I’m working on an Expression Engine project at the moment that involves a lot of document management. EE’s file manager is OK for a small number of files, but when you have a lot of large files, entry and member permission requirements and general ease of management to think about then it just doesn’t cut it. I also didn’t want to store the documents on the webserver.
We’re developing a new front-end for Tracks at the moment and have been researching various front end JS solutions. I’ve played around with both Backbone.js and Angular.js. Both are awesome (despite my JS noobness), but wasn’t convinced I needed this type of framework as of yet. Plus the learning curve (particularly Angular) is pretty step.
Working on Tracks has been an amazing experience. I’ve learnt a lot. Especially from the businesses that have signed up and shared their feedback. I wake up in the morning thinking about it and go to bed thinking about it. It is hard to switch off at times.
Yesterday I set-up and installed the development environments for the new Tracks website on Expression Engine. I’ve struggled in the past getting version control working with EE, so thought I’d document some of the steps I went through. Although this is only a rough guide, it will give some beginners a point in the right direction.
I attended Salesforce’s Social Enterprise Conference the other day with Kenton Ward of KentonFrank. I say conference; nightclub might have been a more accurate description - although they have to be applauded for crowd-sourcing the music (even though I was waiting on the thumping techno to kick in).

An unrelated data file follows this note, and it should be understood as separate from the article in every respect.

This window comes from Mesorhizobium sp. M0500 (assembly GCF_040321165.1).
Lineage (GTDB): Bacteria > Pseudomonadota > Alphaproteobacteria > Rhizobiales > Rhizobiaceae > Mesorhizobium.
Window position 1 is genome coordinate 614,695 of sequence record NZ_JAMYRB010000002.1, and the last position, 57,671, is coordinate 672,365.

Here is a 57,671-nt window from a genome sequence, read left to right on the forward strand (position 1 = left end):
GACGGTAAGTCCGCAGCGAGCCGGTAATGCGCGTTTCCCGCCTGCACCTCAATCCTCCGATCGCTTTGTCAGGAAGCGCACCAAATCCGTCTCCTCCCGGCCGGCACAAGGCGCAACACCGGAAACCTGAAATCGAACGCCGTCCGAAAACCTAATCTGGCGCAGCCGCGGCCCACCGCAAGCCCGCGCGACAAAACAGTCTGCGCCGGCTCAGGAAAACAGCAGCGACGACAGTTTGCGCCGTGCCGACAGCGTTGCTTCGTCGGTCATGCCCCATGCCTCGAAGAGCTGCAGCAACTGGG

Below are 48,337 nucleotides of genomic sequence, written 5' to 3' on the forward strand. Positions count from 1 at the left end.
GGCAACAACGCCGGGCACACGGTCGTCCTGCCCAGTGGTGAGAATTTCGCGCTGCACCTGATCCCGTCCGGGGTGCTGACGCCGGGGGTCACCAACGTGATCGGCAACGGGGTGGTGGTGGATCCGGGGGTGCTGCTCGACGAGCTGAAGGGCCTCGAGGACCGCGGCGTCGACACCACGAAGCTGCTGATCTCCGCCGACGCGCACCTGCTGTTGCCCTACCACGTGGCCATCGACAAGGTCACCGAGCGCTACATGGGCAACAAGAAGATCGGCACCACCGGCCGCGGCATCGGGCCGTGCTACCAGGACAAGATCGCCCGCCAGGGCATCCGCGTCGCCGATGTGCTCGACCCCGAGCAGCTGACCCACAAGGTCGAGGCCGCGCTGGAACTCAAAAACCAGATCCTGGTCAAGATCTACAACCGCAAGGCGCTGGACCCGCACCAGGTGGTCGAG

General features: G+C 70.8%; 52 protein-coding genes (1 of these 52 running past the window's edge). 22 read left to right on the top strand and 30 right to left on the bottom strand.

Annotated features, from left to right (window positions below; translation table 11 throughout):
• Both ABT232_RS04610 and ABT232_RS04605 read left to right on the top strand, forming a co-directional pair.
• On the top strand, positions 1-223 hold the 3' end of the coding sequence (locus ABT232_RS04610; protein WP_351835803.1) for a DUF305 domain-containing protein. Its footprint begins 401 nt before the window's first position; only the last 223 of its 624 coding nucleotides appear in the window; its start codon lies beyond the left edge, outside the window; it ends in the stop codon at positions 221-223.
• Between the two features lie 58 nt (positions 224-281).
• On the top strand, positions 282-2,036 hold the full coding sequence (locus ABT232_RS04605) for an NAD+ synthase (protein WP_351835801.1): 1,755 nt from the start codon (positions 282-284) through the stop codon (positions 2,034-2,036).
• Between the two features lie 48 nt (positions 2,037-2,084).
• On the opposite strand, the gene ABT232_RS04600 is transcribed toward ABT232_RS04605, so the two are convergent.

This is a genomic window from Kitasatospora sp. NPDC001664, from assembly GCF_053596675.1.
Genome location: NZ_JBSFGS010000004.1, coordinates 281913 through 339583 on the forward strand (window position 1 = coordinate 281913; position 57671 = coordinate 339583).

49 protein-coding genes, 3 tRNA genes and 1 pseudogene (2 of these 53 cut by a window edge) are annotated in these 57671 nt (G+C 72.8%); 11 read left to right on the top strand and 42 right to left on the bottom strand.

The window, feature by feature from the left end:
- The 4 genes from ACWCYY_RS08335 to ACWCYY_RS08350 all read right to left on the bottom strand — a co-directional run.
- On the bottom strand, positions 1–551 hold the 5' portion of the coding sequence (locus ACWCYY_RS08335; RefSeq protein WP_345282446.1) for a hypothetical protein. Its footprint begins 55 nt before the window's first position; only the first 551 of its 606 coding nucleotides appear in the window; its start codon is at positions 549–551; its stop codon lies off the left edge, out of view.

I’ve written about social media consultants and agencies before. Very few get it right. So when a colleague passed Ron Shevlin‘s book that has a pop at social media to me with a few postit notes on pages I should read it made me smile.
I like hearing the stories behind how businesses where started and what drove the people to start them in the first place. If you dig deep enough you’ll normally find that what the founders ended up selling was something different than first planned.
I’ve shared some designs and messages before on the blog that I have stumbled upon along the way. I’ve not had much time to update the blog recently, but I’m always taking screenshots, so thought it was about time for me to share some of the recent designs and messages I’ve come across in the past couple of months. There’s also a howler from Google. Enjoy.
His photos tell the story as it was: horrific. There is also a video exhibition where he tells his own story. Both Roo and I were blown away, but I also loved one of his quotes from when he was starting off:
I found this article today on pipeline management whilst looking around at sales applications. I thought some of the “truths” were quite valid, particularly to professional service companies going into 2012. Ruppert (the author) lists “Thirteen Truths of Pipeline Management”; here’s the list of 13, but the full article is worth reading too.
I watched a Derron Brown documentary the other day on lucky charms. For those that don’t know Derron Brown, he’s like a modern day Houdini. I’m pretty sure that he’d have been burned to death centuries ago on the basis that he was a witch.